In 1952, some attendees at New London’s Old Home Day conceived the idea of founding an Historical Society to mark the upcoming 175th anniversary of the town’s incorporation. A committee was selected to begin the undertaking. On July 31, 1954, the day of New London’s celebration of its 175th anniversary, an organizational meeting of the New London Historical Society was held at the Town Hall. “The purpose of this new organization was to develop interest in the history of the area, to collect and preserve memorabilia and historically significant objects, and to educate and inform a growing population of the importance of our past to present day life.”
For a number of years, since they had no site of their own, the members of the Society met at a variety of locations in town. However, in 1963, Walter Bucklin donated some farmland on Little Lake Suanpee Road where the Society began to assemble its collection of original and reproduction buildings (a total of 16) which host exhibits that depict aspects of 19th century life in the New London area.
The Historical Society offers a series of programs year-round, including a Holiday Open House, dessert socials with speakers on a variety of subjects, school visits, and many other special events and exhibits, all of which are open to the public.
Visit their web site at A window to the past: New London Historical Society.
What’s an “Ice House”? Quite literally, it’s the building where blocks of ice were stored, layered with sawdust, to be delivered to those people lucky enough to have an “icebox” to keep their food chilled. In this case, while there is an “Ice House” building, this small, hands-on, children-friendly museum offers much, much more than just the opportunity to see a lot of ice-cutting and handling tools.
The Ice House is a living, working legacy to the New London, NH, area from Bill Kidder, the man who created it and, who, until his death in 2005, spent many happy hours here polishing, tinkering, repairing, mowing, and showing interested folks around. He and his wife, Petie, collected a great variety of old and interesting stuff, including all kinds of tools and machinery (most of which still work), wonderful children’s riding toys, cars (preferably old Fords) and a wide variety of items of local interest including the Town’s original fire engine, a jail cell and first movie projector. He loved to show people around and share his infectious enthusiasm for “Yankee Ingenuity.” We hope you’ll visit and come again and again, as there’s no way to see it all the first time through. We’re open from mid-May to mid-October, Tuesdays and Thursday, 9-4, and Saturday 9-2. http://www.wfkicehouse.org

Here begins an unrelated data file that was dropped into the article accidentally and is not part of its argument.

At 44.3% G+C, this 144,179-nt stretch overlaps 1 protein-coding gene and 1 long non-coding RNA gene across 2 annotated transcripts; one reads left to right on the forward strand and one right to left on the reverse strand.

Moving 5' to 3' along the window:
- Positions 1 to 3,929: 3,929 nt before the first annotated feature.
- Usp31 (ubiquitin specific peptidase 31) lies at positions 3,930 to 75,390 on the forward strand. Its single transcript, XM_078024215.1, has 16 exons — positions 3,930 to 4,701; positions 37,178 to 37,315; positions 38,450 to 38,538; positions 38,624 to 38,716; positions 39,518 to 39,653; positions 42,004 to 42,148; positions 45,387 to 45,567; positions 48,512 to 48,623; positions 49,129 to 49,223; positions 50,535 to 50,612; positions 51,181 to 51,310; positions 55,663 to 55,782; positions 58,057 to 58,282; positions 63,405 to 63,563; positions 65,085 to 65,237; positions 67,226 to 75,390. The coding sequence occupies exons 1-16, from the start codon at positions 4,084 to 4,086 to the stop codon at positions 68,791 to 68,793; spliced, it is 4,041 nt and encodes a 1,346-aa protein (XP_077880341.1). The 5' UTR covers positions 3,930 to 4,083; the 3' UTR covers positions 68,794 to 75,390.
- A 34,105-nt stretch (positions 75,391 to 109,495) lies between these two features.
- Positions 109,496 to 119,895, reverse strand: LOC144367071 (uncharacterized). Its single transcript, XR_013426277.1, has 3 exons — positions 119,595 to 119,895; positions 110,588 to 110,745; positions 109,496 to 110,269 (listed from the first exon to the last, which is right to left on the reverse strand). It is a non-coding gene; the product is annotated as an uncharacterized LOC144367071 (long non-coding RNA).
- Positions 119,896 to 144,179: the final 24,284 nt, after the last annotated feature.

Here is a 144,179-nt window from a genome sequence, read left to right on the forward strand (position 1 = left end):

Some photos generously provided by John McMahon.
You can find this tag line on the NH Department of Resources and Economic Development’s web site at Welcome to New Hampshire. If you’re planning a visit to NH for a vacation or house-hunting, it’s the perfect place to start. You can make your reservations right on line. The site is designed around the current season and, there is an absolute wealth of information to be found. Some of the many subjects covered are Arts & Entertainment, Shopping and Antiquing, Family Attractions, What to do, Where to Eat…etc. For example, in the Arts & Entertainment section, you’ll find a brief description of NH’s music and arts scene, but there are also separate links to “Music”, “Galleries”, “Museums”, “Theatre”, “Film”, and “NH Made”. There’s even a NH Brewery Location Map! There are plenty of pictures and even some suggested itineraries suited for the season, and what could be more appropriate than “Yankee Dollar Stretchers”? You’ll find yourself going back many times. Come visit us in the New London-Lake Sunapee Area when you get here! The Best Team in Town | Coldwell Banker Milestone Real Estate
MKIM’s mission is to connect people of today with 20,000 years of ongoing Native American cultural expression. The Museum embraces cultural diversity and encourages responsible environmental action and seeks to challenge and inspire all of us to improve the quality of our lives and our world. With these goals in mind, the Museum galleries, grounds and gardens have been designed as teaching tools while also functioning as tranquility zones in which visitors can find respite from the hectic pace of modern life. The Museum is also a favorite site for educational school field trips and hosts over 5,000 children each year. Since its founding over 17 years ago, nearly 250,000 people have visited. There are docent led tours daily and families enjoy the “Quests”, including the Completing the Circle Quest and Medicine Woods Quest. The Museum is closed in the winter. Visit the website at: http://www.indianmuseum.org/index.html